Due process in question
In November 2015, Doe received word that his expulsion had been recommended for violating the institutional rules of the college, but that he would be granted a hearing to contest the recommendation.
The lawsuit argues that there was gender bias by investigators against the plaintiff in violation of Title IX, and that the hearing Doe has been afforded has such strict rules on presenting evidence that it hampers his due process rights under state law. For example, he cannot cross examine Roe. He cannot subpoena witnesses.
“Students have a protected liberty interest in public higher education, and therefore cannot be deprived of that protected liberty interest without due course [due process] of law,” it adds.
Due course of law in the state is provided by the Texas Constitution. It directly states: “No citizen of this State shall be deprived of life, liberty, property, privileges or immunities, or in any manner disfranchised, except by the due course of law of the land.”
What’s more, according to the lawsuit, the university’s “definition and application of the term ‘consent’ in the context of sexual assault disciplinary actions is so broad that the University may expel a student without proving that there were any objective indicators of non-consent from the alleged victim.”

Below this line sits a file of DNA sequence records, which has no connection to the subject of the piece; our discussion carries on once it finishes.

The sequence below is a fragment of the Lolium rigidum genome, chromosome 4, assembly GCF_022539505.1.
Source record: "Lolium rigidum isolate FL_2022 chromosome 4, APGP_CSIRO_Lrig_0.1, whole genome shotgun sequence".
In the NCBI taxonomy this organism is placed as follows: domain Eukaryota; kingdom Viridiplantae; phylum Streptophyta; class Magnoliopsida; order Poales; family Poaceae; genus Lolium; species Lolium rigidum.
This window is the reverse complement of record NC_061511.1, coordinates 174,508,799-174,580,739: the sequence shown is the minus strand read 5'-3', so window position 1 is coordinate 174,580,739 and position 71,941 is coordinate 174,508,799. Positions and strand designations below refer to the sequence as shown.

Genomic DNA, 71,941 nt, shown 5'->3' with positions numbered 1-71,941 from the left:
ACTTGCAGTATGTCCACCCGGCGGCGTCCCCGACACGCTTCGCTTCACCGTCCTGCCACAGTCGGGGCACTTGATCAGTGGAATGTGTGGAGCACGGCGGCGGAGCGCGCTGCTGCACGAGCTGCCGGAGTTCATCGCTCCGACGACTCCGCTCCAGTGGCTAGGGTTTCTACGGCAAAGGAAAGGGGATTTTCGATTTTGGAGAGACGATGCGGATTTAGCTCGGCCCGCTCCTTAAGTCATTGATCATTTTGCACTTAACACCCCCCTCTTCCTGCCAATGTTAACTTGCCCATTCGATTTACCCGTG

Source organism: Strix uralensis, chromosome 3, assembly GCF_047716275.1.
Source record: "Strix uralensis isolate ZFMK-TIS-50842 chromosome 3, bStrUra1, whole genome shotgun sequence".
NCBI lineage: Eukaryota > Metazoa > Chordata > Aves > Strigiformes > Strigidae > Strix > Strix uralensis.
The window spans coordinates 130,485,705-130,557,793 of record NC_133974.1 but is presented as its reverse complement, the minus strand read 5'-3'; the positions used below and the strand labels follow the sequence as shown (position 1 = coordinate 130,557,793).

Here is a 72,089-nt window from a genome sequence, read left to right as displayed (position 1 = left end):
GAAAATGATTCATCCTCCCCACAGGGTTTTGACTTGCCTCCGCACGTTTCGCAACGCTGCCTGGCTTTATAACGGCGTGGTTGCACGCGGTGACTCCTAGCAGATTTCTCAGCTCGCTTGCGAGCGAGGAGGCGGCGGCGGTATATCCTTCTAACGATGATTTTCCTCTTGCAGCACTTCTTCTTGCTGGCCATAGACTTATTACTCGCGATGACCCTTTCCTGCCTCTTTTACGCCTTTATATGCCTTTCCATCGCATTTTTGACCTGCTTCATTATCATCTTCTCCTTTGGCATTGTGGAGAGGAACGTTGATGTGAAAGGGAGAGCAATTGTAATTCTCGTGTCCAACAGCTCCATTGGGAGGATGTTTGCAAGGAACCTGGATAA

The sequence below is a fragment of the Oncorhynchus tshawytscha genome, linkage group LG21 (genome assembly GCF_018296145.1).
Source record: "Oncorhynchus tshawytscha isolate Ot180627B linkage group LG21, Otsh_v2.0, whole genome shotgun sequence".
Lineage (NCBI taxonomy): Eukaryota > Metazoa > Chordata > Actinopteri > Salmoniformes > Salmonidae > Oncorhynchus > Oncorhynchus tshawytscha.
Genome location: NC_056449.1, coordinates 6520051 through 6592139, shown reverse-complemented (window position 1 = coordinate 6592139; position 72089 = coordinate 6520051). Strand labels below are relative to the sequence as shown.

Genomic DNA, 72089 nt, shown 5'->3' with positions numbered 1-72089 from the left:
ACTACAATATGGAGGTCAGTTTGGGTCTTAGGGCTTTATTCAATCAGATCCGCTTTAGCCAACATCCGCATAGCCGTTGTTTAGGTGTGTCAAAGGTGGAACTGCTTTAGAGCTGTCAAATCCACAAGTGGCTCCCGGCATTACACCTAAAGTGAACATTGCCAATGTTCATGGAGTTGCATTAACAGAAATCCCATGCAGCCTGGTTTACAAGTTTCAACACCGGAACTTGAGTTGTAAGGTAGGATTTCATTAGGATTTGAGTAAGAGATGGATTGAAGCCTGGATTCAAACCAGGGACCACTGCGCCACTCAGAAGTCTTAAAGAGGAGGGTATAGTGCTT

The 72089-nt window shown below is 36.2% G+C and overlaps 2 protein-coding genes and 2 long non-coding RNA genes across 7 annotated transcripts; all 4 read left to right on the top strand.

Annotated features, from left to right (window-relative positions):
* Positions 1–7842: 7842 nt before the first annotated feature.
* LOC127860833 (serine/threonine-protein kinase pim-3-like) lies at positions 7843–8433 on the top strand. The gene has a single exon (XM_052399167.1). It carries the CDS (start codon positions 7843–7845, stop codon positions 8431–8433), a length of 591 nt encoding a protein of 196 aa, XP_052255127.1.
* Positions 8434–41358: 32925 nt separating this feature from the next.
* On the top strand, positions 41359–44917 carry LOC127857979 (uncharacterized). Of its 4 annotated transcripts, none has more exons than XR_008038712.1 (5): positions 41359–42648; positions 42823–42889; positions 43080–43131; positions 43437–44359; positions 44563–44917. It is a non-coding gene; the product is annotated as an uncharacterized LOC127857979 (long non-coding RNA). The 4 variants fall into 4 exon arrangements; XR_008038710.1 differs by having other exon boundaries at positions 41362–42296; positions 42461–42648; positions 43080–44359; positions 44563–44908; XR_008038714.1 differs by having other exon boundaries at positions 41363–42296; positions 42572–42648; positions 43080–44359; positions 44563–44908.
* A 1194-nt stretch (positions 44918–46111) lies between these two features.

The plaintiff’s attorney is Brian Roark, an Austin-based lawyer known for successfully defending former Texas Longhorn football player Kendall Sanders, who was found not guilty of sexual assault last October. Sanders had been kicked off the team after his arrest in July 2014 and faced two to 20 years in prison if convicted.
Roark did not respond to a request for comment from The College Fix on when the judge is expected to rule on the request to halt the expulsion proceedings against Doe.